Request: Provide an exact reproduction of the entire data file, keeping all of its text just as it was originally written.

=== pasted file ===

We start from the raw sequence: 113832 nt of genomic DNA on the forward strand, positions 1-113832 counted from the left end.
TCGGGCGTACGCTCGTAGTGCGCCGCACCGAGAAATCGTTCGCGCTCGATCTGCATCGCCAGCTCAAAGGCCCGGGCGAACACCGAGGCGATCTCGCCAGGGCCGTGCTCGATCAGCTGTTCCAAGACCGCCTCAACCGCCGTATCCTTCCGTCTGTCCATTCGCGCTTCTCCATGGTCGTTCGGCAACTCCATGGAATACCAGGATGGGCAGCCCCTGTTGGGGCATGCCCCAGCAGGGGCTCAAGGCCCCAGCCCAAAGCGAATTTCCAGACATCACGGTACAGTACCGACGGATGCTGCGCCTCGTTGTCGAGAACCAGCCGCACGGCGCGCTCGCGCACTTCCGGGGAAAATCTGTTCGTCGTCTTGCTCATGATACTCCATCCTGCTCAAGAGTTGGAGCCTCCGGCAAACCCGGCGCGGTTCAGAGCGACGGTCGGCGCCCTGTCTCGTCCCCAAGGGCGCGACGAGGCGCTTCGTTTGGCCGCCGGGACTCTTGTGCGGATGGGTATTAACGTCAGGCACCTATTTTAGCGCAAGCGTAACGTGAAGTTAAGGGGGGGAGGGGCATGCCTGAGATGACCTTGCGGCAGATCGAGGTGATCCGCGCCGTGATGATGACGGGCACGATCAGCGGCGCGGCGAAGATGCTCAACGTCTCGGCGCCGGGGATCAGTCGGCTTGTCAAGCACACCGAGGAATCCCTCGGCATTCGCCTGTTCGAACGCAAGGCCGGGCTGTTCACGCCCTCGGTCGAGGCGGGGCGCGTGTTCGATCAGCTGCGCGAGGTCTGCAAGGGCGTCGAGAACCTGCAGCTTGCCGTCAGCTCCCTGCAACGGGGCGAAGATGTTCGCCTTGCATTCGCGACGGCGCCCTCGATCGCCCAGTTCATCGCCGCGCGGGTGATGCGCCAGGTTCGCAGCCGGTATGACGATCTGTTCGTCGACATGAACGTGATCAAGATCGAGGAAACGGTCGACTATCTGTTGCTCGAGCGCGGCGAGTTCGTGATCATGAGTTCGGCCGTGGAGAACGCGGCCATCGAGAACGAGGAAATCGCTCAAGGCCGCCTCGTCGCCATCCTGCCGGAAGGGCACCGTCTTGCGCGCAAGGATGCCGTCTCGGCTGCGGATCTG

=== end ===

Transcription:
We start from the raw sequence: 113832 nt of genomic DNA on the forward strand, positions 1-113832 counted from the left end.
TCGGGCGTACGCTCGTAGTGCGCCGCACCGAGAAATCGTTCGCGCTCGATCTGCATCGCCAGCTCAAAGGCCCGGGCGAACACCGAGGCGATCTCGCCAGGGCCGTGCTCGATCAGCTGTTCCAAGACCGCCTCAACCGCCGTATCCTTCCGTCTGTCCATTCGCGCTTCTCCATGGTCGTTCGGCAACTCCATGGAATACCAGGATGGGCAGCCCCTGTTGGGGCATGCCCCAGCAGGGGCTCAAGGCCCCAGCCCAAAGCGAATTTCCAGACATCACGGTACAGTACCGACGGATGCTGCGCCTCGTTGTCGAGAACCAGCCGCACGGCGCGCTCGCGCACTTCCGGGGAAAATCTGTTCGTCGTCTTGCTCATGATACTCCATCCTGCTCAAGAGTTGGAGCCTCCGGCAAACCCGGCGCGGTTCAGAGCGACGGTCGGCGCCCTGTCTCGTCCCCAAGGGCGCGACGAGGCGCTTCGTTTGGCCGCCGGGACTCTTGTGCGGATGGGTATTAACGTCAGGCACCTATTTTAGCGCAAGCGTAACGTGAAGTTAAGGGGGGGAGGGGCATGCCTGAGATGACCTTGCGGCAGATCGAGGTGATCCGCGCCGTGATGATGACGGGCACGATCAGCGGCGCGGCGAAGATGCTCAACGTCTCGGCGCCGGGGATCAGTCGGCTTGTCAAGCACACCGAGGAATCCCTCGGCATTCGCCTGTTCGAACGCAAGGCCGGGCTGTTCACGCCCTCGGTCGAGGCGGGGCGCGTGTTCGATCAGCTGCGCGAGGTCTGCAAGGGCGTCGAGAACCTGCAGCTTGCCGTCAGCTCCCTGCAACGGGGCGAAGATGTTCGCCTTGCATTCGCGACGGCGCCCTCGATCGCCCAGTTCATCGCCGCGCGGGTGATGCGCCAGGTTCGCAGCCGGTATGACGATCTGTTCGTCGACATGAACGTGATCAAGATCGAGGAAACGGTCGACTATCTGTTGCTCGAGCGCGGCGAGTTCGTGATCATGAGTTCGGCCGTGGAGAACGCGGCCATCGAGAACGAGGAAATCGCTCAAGGCCGCCTCGTCGCCATCCTGCCGGAAGGGCACCGTCTTGCGCGCAAGGATGCCGTCTCGGCTGCGGATCTG